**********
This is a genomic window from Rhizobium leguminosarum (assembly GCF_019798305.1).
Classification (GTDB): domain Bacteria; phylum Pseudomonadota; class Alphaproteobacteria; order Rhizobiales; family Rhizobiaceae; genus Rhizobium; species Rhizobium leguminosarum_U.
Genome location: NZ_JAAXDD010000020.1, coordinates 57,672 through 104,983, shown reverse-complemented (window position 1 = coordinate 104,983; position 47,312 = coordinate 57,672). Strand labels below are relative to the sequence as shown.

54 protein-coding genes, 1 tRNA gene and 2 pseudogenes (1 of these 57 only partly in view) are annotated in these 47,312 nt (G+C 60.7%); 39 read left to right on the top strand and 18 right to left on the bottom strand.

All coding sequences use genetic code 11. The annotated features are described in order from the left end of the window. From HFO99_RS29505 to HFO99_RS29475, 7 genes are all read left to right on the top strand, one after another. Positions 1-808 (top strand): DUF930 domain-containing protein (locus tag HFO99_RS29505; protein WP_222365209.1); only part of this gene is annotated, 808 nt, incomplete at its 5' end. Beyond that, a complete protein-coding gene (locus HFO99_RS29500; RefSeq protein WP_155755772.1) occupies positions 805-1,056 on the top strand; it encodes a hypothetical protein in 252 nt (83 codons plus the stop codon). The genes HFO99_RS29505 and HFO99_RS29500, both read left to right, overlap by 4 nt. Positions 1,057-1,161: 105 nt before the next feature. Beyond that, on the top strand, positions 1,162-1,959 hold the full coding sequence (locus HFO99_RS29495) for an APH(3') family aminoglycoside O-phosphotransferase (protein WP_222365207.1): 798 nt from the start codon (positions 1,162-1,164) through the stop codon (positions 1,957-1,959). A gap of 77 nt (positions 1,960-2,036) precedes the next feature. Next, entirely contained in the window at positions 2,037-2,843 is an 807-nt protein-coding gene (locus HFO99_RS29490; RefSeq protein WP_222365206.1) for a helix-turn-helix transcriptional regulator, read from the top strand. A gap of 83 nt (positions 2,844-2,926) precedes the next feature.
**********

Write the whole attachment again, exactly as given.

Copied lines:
This is a genomic window from Rhizobium leguminosarum (assembly GCF_019798305.1).
Classification (GTDB): domain Bacteria; phylum Pseudomonadota; class Alphaproteobacteria; order Rhizobiales; family Rhizobiaceae; genus Rhizobium; species Rhizobium leguminosarum_U.
Genome location: NZ_JAAXDD010000020.1, coordinates 57,672 through 104,983, shown reverse-complemented (window position 1 = coordinate 104,983; position 47,312 = coordinate 57,672). Strand labels below are relative to the sequence as shown.

54 protein-coding genes, 1 tRNA gene and 2 pseudogenes (1 of these 57 only partly in view) are annotated in these 47,312 nt (G+C 60.7%); 39 read left to right on the top strand and 18 right to left on the bottom strand.

All coding sequences use genetic code 11. The annotated features are described in order from the left end of the window. From HFO99_RS29505 to HFO99_RS29475, 7 genes are all read left to right on the top strand, one after another. Positions 1-808 (top strand): DUF930 domain-containing protein (locus tag HFO99_RS29505; protein WP_222365209.1); only part of this gene is annotated, 808 nt, incomplete at its 5' end. Beyond that, a complete protein-coding gene (locus HFO99_RS29500; RefSeq protein WP_155755772.1) occupies positions 805-1,056 on the top strand; it encodes a hypothetical protein in 252 nt (83 codons plus the stop codon). The genes HFO99_RS29505 and HFO99_RS29500, both read left to right, overlap by 4 nt. Positions 1,057-1,161: 105 nt before the next feature. Beyond that, on the top strand, positions 1,162-1,959 hold the full coding sequence (locus HFO99_RS29495) for an APH(3') family aminoglycoside O-phosphotransferase (protein WP_222365207.1): 798 nt from the start codon (positions 1,162-1,164) through the stop codon (positions 1,957-1,959). A gap of 77 nt (positions 1,960-2,036) precedes the next feature. Next, entirely contained in the window at positions 2,037-2,843 is an 807-nt protein-coding gene (locus HFO99_RS29490; RefSeq protein WP_222365206.1) for a helix-turn-helix transcriptional regulator, read from the top strand. A gap of 83 nt (positions 2,844-2,926) precedes the next feature.